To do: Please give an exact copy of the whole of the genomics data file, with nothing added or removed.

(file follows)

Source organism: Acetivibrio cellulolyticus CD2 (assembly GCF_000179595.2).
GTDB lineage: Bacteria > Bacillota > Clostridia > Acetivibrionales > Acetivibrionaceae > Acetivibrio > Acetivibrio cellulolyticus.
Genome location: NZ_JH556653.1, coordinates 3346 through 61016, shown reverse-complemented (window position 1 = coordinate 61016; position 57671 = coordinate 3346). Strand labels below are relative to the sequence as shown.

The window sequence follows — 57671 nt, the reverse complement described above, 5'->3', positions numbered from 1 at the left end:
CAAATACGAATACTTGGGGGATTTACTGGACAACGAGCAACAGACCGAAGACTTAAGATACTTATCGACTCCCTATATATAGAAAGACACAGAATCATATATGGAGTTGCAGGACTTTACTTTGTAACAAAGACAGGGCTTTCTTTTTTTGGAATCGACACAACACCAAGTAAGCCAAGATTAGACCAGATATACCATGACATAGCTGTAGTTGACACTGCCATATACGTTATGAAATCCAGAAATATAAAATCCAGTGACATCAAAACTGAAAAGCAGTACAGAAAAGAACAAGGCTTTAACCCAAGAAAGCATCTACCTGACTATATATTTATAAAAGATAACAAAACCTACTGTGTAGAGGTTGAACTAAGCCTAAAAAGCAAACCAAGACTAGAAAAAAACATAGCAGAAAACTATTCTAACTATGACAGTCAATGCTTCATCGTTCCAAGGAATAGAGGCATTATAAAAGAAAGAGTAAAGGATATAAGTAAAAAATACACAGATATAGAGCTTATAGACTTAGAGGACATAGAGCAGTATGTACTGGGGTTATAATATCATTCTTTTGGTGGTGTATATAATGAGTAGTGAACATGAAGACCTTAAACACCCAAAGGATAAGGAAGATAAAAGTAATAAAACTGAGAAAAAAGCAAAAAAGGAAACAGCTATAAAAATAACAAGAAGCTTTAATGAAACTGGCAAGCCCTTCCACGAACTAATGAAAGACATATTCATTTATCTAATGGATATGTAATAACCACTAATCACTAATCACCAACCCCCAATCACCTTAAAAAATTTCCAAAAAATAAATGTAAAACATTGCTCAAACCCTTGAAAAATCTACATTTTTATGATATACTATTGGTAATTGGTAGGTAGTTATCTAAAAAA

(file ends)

Source organism: Acetivibrio cellulolyticus CD2 (assembly GCF_000179595.2).
GTDB lineage: Bacteria > Bacillota > Clostridia > Acetivibrionales > Acetivibrionaceae > Acetivibrio > Acetivibrio cellulolyticus.
Genome location: NZ_JH556653.1, coordinates 3346 through 61016, shown reverse-complemented (window position 1 = coordinate 61016; position 57671 = coordinate 3346). Strand labels below are relative to the sequence as shown.

The window sequence follows — 57671 nt, the reverse complement described above, 5'->3', positions numbered from 1 at the left end:
CAAATACGAATACTTGGGGGATTTACTGGACAACGAGCAACAGACCGAAGACTTAAGATACTTATCGACTCCCTATATATAGAAAGACACAGAATCATATATGGAGTTGCAGGACTTTACTTTGTAACAAAGACAGGGCTTTCTTTTTTTGGAATCGACACAACACCAAGTAAGCCAAGATTAGACCAGATATACCATGACATAGCTGTAGTTGACACTGCCATATACGTTATGAAATCCAGAAATATAAAATCCAGTGACATCAAAACTGAAAAGCAGTACAGAAAAGAACAAGGCTTTAACCCAAGAAAGCATCTACCTGACTATATATTTATAAAAGATAACAAAACCTACTGTGTAGAGGTTGAACTAAGCCTAAAAAGCAAACCAAGACTAGAAAAAAACATAGCAGAAAACTATTCTAACTATGACAGTCAATGCTTCATCGTTCCAAGGAATAGAGGCATTATAAAAGAAAGAGTAAAGGATATAAGTAAAAAATACACAGATATAGAGCTTATAGACTTAGAGGACATAGAGCAGTATGTACTGGGGTTATAATATCATTCTTTTGGTGGTGTATATAATGAGTAGTGAACATGAAGACCTTAAACACCCAAAGGATAAGGAAGATAAAAGTAATAAAACTGAGAAAAAAGCAAAAAAGGAAACAGCTATAAAAATAACAAGAAGCTTTAATGAAACTGGCAAGCCCTTCCACGAACTAATGAAAGACATATTCATTTATCTAATGGATATGTAATAACCACTAATCACTAATCACCAACCCCCAATCACCTTAAAAAATTTCCAAAAAATAAATGTAAAACATTGCTCAAACCCTTGAAAAATCTACATTTTTATGATATACTATTGGTAATTGGTAGGTAGTTATCTAAAAAA